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A Misbaha

A misbaḥah (Arabic: مسبحة), subḥah (Arabic:سبحة), tasbīḥ (Persian and Urdu), or tespih (Albanian, Turkish and Bosnian) is a string of prayer beads which is often used by Muslims to keep track of counting in tasbih, though it originates from the Catholic rosary.[citation needed]

The misbaḥah is also known as tasbīḥ (تسبيح)—not to be confused with tasbīḥ, a type of dhikr—in non-Arab Muslim regions, or subḥah in Arabic. In Turkey, the beads are known as tespih.[1]


A misbaḥah is a tool used to perform dhikr, including the 99 Names of Allah, and the glorification of God after regular prayer.

It is often made of wooden beads, but also of olive seeds, ivory, amber, pearls or plastic. A misbaha[2] usually consists of 99 beads (corresponding to the 99 Names of Allah), or sometimes 33 beads (in which case one cycles through them 3 times to equal 99).


It is thought that in the early Muslim era, loose pebbles were used or that people counted on their fingers.[citation needed]

According to the 17th-century ʻAllāmah Muhammad Baqir Majlisi, after the Battle of Uḥud, Fāṭimah would visit the Martyrs' Graveyard every two or three days, and then made a misbaḥah of Ḥamzah ibn ʻAbd al-Muṭṭalib's grave-soil. After that, people started making and using misbaḥahs.[citation needed] However some hadiths state the benefit of using the fingers of the right hand to count tasbīḥ.[citation needed]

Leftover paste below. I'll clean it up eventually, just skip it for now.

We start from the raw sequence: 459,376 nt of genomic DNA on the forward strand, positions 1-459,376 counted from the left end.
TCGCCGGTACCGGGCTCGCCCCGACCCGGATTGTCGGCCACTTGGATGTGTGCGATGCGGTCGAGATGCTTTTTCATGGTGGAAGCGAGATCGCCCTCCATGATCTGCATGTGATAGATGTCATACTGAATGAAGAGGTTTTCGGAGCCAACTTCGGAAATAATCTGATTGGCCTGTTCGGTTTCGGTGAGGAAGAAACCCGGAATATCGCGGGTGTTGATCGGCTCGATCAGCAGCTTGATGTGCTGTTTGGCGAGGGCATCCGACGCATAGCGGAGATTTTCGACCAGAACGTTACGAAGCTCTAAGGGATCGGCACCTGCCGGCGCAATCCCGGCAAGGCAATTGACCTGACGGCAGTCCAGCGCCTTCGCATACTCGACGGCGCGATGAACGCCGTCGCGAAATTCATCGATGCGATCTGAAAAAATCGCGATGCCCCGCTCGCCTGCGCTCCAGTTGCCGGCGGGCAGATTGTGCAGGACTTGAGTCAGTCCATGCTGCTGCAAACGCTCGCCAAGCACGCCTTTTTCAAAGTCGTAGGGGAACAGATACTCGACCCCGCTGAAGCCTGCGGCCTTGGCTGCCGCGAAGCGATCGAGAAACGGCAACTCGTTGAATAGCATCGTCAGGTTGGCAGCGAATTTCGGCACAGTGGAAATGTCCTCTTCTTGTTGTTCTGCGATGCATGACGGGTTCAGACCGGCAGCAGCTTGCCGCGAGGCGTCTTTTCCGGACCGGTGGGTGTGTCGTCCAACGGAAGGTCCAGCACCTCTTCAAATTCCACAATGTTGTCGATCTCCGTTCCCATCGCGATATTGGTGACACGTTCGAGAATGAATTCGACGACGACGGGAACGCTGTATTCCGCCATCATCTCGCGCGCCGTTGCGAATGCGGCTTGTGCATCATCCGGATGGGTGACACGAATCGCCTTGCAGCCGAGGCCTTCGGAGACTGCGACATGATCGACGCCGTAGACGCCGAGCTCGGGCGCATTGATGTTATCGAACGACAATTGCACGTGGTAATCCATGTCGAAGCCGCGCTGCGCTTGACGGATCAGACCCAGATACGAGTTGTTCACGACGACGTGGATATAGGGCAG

See also[edit]


  1. ^ Leone, Stacie (May 2006). "The Tespih Works in Mysterious Ways". Turkey Now. Retrieved 2007-09-02. 
  2. ^ [1] for more information on prayer beads in Islam


  • Dubin, Lois Sherr (2009). "Prayer Beads". The History of Beads: From 100,000 B.C. to the Present (Rev. and expanded ed.). New York: Abrams. pp. 79–92. ISBN 9780810951747. 
  • Henry, Gray; Marriott, Susannah (2008). Beads of Faith: Pathways to Meditation and Spirituality Using Rosaries, Prayer Beads and Sacred Words. Louisville, Ky.: Fons Vitae. ISBN 9781887752954. 
  • Majlesi, Mohammad Baqer. Biḥār al-Anwār (in Arabic) 110. pp. 133, 64. 
  • Untracht, Oppi (2008). "Rosaries of India". Traditional Jewelry of India. New York: Thames & Hudson. pp. 69–73. ISBN 9780500287491. 
  • Wiley, Eleanor; Shannon, Maggie Oman (2002). A String and a Prayer: How to Make and Use Prayer Beads. Boston: Red Wheel/Weiser. ISBN 1590030109. 

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